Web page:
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I have an extension method for testing so I can do this:

var steve = new Zombie();
steve.Mood.ShouldBe("I'm hungry for brains!");

The extension method:

public static void ShouldBe<T>(this T actual, T expected)
{
    Assert.That(actual, Is.EqualTo(expected));
}

This shows:

Expected: "I'm hungry for brains!"
But was:  "I want to shuffle aimlessly"

Is there any hack I can pull off to get the name of the property "BrainsConsumed" from within my extension method? Bonus points would be the instance variable and type Zombie.

UPDATE:

The new ShouldBe:

public static void ShouldBe<T>(this T actual, T expected)
{
    var frame = new StackTrace(true).GetFrame(1);
    var fileName = frame.GetFileName();
    var lineNumber = frame.GetFileLineNumber() - 1;
    var code = File.ReadAllLines(fileName)
        .ElementAt(lineNumber)
        .Trim().TrimEnd(';');

    var codeMessage = new Regex(@"(^.*)(\.\s*ShouldBe\s*\()([^\)]+)\)").Replace(code, @"$1 should be $3");

    var actualMessage = actual.ToString();
    if (actual is string)
        actualMessage = "\"" + actual + "\"";

    var message = string.Format(@"{0} but was {1}", codeMessage, actualMessage);

    Assert.That(actual, Is.EqualTo(expected), message);
}

and this prints out:

steve.Mood should be "I'm hungry for brains!" but was "I want to shuffle aimlessly"

Thanks everyone, esp. Matt Dotson, this is awesome. BTW don't feed the silky trolls people.

share|improve this question
    
Good question!.. –  this. __curious_geek Dec 7 '09 at 6:41
    
If anyone else is interested in using this (and why wouldn't you be!) gist.github.com/252084 –  whatupdave Dec 22 '09 at 3:23

5 Answers 5

up vote 3 down vote accepted

You can get the code if it's a debug build by using some of the diagnostics classes. Given that this is for unit tests, DEBUG is probably reasonable.

public static void ShouldBe<T>(this T actual, T expected)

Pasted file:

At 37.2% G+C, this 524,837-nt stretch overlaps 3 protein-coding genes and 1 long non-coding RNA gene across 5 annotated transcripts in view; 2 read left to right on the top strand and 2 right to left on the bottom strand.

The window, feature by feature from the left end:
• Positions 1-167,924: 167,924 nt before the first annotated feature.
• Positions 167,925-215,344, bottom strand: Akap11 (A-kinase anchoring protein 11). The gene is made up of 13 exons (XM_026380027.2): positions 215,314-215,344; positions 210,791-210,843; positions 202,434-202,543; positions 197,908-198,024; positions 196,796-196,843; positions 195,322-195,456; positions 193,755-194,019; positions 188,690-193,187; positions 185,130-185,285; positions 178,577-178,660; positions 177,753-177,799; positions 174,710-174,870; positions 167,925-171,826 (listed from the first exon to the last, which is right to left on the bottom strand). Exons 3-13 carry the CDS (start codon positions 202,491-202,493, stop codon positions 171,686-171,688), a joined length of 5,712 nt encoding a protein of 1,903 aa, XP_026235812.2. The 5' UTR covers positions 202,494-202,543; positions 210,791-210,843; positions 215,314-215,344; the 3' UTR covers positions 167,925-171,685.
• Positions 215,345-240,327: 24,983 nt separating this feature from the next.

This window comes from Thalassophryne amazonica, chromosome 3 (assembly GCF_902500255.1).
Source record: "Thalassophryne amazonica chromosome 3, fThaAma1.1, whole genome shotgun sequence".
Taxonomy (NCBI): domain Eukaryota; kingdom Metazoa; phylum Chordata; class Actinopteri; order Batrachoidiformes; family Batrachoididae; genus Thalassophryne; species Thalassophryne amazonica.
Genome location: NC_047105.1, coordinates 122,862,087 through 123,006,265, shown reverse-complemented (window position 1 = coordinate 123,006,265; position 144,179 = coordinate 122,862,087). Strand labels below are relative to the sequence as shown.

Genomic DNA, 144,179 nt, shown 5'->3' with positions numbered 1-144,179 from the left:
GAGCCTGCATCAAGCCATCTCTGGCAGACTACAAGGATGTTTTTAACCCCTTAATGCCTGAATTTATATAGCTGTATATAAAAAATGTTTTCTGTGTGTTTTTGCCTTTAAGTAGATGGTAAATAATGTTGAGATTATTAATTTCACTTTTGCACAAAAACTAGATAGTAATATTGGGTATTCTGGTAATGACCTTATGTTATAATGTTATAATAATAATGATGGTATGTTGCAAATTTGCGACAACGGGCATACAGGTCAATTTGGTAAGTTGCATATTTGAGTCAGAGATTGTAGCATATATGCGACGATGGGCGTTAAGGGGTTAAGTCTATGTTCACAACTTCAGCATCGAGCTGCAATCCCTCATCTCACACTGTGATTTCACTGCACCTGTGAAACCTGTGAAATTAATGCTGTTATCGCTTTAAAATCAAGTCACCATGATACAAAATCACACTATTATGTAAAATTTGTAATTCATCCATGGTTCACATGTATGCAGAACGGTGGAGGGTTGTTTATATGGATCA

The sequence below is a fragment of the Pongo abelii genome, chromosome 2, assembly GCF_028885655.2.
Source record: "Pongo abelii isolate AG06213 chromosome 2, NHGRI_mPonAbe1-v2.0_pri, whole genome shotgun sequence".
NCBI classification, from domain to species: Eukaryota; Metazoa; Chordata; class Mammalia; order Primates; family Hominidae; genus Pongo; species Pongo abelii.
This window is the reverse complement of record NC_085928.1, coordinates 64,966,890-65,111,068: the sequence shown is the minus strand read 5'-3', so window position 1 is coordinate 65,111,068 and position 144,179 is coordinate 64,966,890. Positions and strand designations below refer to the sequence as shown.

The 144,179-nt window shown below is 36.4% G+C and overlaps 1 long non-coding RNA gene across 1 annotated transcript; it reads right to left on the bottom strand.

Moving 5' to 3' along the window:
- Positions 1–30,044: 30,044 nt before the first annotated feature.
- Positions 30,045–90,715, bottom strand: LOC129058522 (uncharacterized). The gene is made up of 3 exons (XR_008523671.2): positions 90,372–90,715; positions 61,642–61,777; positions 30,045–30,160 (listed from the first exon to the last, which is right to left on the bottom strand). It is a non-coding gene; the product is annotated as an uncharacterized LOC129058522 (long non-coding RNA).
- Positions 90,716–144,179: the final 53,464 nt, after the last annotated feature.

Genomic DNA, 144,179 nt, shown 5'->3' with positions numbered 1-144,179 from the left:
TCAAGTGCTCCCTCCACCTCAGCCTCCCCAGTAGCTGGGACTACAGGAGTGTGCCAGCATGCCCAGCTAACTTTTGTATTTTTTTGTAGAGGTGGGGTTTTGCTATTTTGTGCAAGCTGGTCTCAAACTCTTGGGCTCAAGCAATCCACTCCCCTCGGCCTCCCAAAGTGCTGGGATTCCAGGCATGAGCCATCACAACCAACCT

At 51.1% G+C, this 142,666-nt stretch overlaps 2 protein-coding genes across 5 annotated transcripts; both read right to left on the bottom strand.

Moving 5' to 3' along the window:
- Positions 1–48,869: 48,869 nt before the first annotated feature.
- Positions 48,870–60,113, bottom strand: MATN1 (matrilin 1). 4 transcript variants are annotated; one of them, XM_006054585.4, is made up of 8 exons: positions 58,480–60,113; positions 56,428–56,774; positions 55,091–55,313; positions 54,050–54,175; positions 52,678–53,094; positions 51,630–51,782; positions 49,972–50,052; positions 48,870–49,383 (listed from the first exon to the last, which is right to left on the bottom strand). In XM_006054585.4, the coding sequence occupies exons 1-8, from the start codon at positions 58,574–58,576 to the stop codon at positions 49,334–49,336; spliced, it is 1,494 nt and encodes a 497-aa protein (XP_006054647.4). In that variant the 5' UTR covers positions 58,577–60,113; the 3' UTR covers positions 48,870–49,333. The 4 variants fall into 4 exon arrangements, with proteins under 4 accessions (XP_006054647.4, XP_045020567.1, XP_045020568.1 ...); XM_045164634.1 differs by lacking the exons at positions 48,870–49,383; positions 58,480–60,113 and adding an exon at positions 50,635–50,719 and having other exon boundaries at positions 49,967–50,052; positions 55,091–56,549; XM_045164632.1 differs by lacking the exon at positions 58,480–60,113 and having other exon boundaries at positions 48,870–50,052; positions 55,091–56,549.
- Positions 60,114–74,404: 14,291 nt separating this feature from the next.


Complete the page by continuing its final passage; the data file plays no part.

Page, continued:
{

var frame = new StackTrace(true).GetFrame(1);
var fileName = frame.GetFileName();
var lineNumber = frame.GetFileLineNumber() - 1;

string code = File.ReadLines(fileName).ElementAt(lineNumber).Trim();

Debug.Assert(actual.Equals(expected), code);

}

For your example, code = "steve.BrainsConsumed.ShouldBe(0);"

Obviously you should add some error checking to this code, and you could probably make it faster by not reading all the lines in the file.

share|improve this answer

The best I can do would be:

steve.Property(p => p.BrainsConsumed).ShouldBe(0);

or:

steve.ShouldBe(p => p.BrainsConsumed, 0);

or:

Assert.AreEqual(() => steve.BrainsConsumed, 0);

Re:

Bonus points would be the instance variable

By using Expression<Func<TSource, TValue>> (or just Expression<Func<T>>) you can get the property name and value fairly easily. I'll do an example for the middle - note that the first requires an extra type for the DSL, but nothing heavy:

public static class Test
{
    public static void AssertEqual<TSource, TValue>(
        this TSource source,
        Expression<Func<TSource, TValue>> selector,
        TValue expected)
        where TSource : class
    {
        TValue value = selector.Compile()(source);
        string paramName = selector.Parameters[0].Name;

        System.Diagnostics.Debug.Assert(
            EqualityComparer<TValue>.Default.Equals(value, expected),
            typeof(TSource) + " " + paramName + ": " +
                value + " doesn't match expected " + expected);